Advancing National Service

Can a New Approach to Treating Vets Keep Them Off the Streets for Good?

February 20, 2014
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Can a New Approach to Treating Vets Keep Them Off the Streets for Good?
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This V.A. center in San Diego will focus on vets only from the Iraq and Afghanistan wars.

This week the Department of Veterans Affairs opened a new residential treatment center in San Diego, designed to help veterans who served in Iraq and Afghanistan who are in danger of slipping into homelessness. The Aspire Center has rooms for 34 men and 6 women, and is unique in its focus on only veterans from these two wars. Directors of the Aspire Center hope that grouping together veterans of similar ages who’ve had similar experiences will produce better results.

The Aspire Center’s 28 staff members will offer vets therapy for PTSD, treatment for substance abuse, and occupational counseling. These types of services proved to be life-saving for Kris Warren, an Iraq Marine veteran who sought help from the VA in Los Angeles and after counseling was able to reunite with his family. Warren will be on staff as a social services assistant at The Aspire Center. “I know what it’s like to walk up those stairs, prideful, and ask for help,” he told Tony Perry of the Los Angeles Times.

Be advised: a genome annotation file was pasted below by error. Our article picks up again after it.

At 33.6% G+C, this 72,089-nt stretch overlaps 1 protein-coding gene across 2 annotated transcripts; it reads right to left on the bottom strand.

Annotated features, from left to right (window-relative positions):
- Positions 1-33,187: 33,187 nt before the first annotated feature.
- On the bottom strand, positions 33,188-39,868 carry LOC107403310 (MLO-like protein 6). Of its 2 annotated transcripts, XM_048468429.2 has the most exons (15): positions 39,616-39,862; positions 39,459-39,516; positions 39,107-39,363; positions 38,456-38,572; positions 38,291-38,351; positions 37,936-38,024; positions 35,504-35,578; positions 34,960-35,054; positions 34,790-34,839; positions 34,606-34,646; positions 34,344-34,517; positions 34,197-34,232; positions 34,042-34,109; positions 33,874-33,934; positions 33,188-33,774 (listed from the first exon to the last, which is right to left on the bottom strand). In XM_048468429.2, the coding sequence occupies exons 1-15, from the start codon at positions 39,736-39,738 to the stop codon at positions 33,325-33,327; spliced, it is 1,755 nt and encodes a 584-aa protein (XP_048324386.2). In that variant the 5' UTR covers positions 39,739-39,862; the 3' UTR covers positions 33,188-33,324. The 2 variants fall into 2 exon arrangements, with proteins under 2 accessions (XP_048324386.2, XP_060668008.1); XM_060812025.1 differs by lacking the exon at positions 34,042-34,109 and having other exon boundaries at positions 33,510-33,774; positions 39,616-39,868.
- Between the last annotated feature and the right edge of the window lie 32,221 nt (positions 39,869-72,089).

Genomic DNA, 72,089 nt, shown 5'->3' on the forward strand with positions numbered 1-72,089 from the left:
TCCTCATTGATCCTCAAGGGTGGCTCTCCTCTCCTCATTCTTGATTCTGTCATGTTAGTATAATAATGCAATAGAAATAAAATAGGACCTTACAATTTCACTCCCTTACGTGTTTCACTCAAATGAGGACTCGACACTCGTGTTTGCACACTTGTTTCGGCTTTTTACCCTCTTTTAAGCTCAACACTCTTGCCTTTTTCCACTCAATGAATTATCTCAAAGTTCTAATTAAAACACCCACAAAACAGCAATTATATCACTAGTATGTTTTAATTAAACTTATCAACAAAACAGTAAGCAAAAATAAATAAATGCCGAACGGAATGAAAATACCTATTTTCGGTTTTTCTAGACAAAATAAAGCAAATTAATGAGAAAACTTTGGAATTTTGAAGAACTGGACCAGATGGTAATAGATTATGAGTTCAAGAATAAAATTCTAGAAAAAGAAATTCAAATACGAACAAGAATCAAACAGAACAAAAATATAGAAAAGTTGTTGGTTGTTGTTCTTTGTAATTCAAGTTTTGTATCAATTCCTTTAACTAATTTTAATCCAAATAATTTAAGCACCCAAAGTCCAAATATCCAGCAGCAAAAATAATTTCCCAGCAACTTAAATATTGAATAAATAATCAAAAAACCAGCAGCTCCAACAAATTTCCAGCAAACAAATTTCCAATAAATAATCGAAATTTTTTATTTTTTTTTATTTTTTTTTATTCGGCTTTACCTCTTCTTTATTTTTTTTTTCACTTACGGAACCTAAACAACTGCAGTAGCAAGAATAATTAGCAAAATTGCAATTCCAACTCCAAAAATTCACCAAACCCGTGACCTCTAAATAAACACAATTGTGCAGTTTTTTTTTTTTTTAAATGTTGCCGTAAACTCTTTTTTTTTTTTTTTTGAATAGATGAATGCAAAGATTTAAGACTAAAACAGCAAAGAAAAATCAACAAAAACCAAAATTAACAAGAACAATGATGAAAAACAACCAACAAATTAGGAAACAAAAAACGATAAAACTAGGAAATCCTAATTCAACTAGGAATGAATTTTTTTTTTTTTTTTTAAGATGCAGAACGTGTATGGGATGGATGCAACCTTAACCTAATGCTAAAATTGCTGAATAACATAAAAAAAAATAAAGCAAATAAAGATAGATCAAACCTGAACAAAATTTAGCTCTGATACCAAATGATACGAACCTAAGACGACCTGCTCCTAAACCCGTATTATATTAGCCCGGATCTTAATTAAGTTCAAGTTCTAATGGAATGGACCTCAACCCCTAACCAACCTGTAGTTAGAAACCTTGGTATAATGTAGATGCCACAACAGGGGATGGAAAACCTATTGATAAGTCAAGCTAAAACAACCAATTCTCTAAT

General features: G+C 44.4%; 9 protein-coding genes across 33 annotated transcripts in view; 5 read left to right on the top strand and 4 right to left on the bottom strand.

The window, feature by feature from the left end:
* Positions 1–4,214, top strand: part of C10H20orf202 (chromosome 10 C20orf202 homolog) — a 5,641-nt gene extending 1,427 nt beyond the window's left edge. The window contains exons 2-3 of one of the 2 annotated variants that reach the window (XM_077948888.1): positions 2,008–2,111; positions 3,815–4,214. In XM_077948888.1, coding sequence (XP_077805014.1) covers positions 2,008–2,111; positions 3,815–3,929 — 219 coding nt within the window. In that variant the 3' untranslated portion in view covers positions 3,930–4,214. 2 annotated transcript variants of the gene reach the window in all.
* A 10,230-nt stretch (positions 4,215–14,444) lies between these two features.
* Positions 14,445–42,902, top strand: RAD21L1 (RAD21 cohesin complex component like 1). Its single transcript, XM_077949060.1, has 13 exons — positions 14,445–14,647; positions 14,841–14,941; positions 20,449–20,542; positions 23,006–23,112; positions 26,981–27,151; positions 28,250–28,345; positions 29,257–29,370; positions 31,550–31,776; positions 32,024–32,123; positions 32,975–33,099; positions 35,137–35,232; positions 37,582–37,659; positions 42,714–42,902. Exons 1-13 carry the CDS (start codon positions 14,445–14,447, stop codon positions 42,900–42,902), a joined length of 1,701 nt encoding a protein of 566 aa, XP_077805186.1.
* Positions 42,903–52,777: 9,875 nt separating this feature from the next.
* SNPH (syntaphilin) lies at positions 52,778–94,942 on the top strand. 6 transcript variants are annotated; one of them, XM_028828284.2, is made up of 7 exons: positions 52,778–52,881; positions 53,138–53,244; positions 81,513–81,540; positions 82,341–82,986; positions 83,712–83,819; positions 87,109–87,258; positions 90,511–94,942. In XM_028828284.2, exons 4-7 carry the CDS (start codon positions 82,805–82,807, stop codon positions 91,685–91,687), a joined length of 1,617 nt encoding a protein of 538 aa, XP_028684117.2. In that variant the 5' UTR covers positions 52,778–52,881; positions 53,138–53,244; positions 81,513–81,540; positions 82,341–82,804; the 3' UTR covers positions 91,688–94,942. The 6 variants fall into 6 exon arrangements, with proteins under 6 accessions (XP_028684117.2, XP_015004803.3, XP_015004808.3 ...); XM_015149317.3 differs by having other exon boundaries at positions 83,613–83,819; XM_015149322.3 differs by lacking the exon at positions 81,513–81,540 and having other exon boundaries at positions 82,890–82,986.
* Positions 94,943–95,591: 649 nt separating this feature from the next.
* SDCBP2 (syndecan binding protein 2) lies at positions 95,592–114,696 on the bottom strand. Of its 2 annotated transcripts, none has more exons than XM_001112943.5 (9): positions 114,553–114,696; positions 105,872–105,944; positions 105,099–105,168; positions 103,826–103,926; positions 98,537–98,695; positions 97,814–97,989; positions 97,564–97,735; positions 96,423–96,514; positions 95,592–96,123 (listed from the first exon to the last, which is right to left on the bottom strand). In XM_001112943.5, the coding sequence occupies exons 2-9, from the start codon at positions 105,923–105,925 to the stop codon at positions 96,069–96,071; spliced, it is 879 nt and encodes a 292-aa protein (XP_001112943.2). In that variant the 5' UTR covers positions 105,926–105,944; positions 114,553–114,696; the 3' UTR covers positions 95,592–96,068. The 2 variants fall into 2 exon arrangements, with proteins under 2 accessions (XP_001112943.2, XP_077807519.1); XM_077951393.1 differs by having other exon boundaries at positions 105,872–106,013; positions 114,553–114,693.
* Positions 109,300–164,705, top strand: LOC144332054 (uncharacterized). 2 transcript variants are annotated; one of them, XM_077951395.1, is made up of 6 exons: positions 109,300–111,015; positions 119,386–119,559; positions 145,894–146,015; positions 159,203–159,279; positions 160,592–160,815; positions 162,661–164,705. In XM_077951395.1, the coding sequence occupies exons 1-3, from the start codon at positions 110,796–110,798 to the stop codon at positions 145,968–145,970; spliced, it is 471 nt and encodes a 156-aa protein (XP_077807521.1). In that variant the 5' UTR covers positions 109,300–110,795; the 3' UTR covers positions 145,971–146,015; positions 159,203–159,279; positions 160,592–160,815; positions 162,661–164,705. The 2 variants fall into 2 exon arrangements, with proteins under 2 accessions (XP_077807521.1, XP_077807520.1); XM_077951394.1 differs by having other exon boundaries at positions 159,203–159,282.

The VA plans to open four more such residential facilities over the next two years in Atlanta, Denver, Philadelphia, and West Palm Beach, Fla. They will serve veterans of all ages, but if studies prove an advantage of grouping veterans with similar experiences together, the VA may expand the San Diego approach in the future. An estimated 286 veterans in San Diego are homeless or at risk for becoming homeless, and VA officials will be watching that number and the veterans who stay at The Aspire Center closely to determine if this approach can make a difference. So will Kris Warren. “Where they go, I’ll go,” he told Perry.

MORE: We Support Our Vets. But How About the Afghans Who Helped Them?

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